Aleksander Gierymski (1850–1901)
A Motif from Wittelsbach Square in Munich – study for the painting Wittelsbach Square in Munich at Night, 1889–1890
Gift of Feliks Jasieński, 1920

material: oil on board

dimensions: 40 × 50 cm

description: Aleksander Gierymski stayed in Munich between 1888 and 1890. He was attracted to the nightlife of the metropolis and the expressive atmosphere of night or twilight. Based on plein-air studies, he painted a series of urban nocturnes, in which he explored formal problems resulting from sharp contrasts between light and shadow, the effect of illuminating darkness with the artificial light of street gas lamps. The painting in question, showing a night view of the Wittelsbach square, is an oil study for the final composition, currently in the collection of the National Museum in Warsaw. The classical Wittelsbach square in Munich, designed by Leo von Klenze, is one of the most beautiful urban sites in the capital of Bavaria. The picture shows a part of a street with skilfully rendered traffic. The figures of a woman and a child, visible in the foreground, as if captured by a photo camera, are disappearing in the dark. The landscape is shrouded in a misty and wet aura, and the elements of architecture are illuminated by the faint glow of street lamps. Anecdote is of no significance here, as the artist is mainly preoccupied with the purely formal problem – subtle gradations of colours and capturing the light diffused in shadows and half-shadows. Gierymski avoids his characteristic meticulous finish of detail; he builds form using colour without paying attention to the accuracy of drawing. Delicate gradations of dark colours have been relieved by red accents visible on the clothes of passers-by. The technique employed by the artist well conveys the expressive quality of the night, making different parts of the view and contours less pronounced. Despite the success he achieved there, Gierymski decided to leave Bavaria and go to Paris in the middle of September 1890. Aleksandra Krypczyk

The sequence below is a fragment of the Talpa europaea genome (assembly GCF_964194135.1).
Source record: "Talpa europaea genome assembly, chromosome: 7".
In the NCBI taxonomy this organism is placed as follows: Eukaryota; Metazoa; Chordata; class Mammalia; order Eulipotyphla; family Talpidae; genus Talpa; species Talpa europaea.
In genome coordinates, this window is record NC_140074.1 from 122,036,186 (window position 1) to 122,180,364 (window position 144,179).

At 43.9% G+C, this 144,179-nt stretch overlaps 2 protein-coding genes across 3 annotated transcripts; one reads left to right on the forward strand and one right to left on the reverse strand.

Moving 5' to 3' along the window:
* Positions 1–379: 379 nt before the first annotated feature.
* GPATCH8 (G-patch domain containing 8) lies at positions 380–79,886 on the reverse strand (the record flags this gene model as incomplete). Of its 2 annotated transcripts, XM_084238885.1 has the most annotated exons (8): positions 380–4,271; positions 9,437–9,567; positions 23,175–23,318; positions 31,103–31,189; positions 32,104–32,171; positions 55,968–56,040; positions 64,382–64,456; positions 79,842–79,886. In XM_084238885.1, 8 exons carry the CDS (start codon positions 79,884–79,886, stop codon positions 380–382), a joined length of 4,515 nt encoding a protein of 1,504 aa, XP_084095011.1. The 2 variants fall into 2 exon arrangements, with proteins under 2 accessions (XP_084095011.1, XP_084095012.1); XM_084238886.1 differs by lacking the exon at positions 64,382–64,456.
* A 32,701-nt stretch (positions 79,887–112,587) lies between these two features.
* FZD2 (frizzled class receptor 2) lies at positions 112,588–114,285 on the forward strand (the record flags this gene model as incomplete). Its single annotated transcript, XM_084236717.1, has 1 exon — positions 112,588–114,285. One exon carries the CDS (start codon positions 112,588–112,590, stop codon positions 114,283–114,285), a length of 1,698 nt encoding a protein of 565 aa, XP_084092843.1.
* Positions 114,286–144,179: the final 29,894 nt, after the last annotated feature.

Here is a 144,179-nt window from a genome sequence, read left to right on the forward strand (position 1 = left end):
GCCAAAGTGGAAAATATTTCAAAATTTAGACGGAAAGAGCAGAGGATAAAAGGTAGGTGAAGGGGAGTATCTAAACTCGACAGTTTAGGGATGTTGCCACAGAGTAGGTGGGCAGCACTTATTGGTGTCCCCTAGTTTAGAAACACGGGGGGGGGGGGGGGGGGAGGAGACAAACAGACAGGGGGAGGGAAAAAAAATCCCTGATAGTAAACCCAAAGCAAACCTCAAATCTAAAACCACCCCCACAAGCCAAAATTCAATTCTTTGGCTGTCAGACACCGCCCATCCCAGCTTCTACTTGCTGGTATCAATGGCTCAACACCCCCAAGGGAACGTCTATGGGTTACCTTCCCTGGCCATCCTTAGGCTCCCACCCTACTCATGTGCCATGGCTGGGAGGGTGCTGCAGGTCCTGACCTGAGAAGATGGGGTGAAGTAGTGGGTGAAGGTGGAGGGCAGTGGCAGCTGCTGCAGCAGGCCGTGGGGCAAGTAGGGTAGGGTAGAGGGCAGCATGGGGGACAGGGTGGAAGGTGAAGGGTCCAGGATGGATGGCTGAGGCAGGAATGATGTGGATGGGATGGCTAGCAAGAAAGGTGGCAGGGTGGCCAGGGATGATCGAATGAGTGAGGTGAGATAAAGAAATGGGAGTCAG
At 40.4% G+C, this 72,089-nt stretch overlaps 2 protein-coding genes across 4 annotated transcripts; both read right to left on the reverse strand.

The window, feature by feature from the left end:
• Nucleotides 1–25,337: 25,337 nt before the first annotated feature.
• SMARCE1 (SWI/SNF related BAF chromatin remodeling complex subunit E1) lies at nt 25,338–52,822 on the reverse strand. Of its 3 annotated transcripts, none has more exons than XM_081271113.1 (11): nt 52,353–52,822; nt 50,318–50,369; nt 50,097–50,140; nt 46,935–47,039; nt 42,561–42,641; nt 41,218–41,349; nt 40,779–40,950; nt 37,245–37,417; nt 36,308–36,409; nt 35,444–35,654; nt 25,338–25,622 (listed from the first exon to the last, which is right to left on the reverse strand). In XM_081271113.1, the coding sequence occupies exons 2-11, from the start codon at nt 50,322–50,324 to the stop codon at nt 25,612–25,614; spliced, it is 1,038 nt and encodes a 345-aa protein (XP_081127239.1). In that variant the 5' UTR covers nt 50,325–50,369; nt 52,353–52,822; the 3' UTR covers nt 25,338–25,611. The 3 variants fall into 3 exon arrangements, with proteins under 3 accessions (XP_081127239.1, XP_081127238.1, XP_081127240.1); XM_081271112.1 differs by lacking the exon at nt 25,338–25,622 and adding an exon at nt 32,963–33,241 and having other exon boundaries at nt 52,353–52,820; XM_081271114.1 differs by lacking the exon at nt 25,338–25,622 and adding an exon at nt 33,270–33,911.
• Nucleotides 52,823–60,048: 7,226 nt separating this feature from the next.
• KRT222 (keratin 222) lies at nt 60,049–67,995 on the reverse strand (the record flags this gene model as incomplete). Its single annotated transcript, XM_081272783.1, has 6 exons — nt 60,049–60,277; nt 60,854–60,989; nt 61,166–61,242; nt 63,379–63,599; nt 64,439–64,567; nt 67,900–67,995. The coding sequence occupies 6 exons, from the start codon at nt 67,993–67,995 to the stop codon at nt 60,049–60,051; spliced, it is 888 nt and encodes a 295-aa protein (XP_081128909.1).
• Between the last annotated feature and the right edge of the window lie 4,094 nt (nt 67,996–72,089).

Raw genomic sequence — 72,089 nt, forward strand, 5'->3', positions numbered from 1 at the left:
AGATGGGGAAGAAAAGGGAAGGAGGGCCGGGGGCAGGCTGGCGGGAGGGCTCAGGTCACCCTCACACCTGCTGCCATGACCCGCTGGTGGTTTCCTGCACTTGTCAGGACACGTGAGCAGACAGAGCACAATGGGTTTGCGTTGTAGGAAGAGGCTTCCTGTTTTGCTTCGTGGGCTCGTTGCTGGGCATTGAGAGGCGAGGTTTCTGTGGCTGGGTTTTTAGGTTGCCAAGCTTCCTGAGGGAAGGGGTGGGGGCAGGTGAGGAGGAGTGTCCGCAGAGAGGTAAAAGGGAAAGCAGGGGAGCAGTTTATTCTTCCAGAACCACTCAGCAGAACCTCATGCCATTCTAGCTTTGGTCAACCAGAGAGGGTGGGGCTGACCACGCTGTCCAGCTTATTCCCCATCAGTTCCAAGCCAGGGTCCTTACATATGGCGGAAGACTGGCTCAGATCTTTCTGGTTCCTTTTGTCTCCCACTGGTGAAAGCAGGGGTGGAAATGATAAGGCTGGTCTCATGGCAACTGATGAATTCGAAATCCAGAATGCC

exposition: The Gallery of 19th Century Polish Art in Sukiennice,
The Cloth Hall, 1, Main Market Square

key: Realism, polish impressionism, beginnings of symbolism >>>

© 2010 National Museum in Krakow
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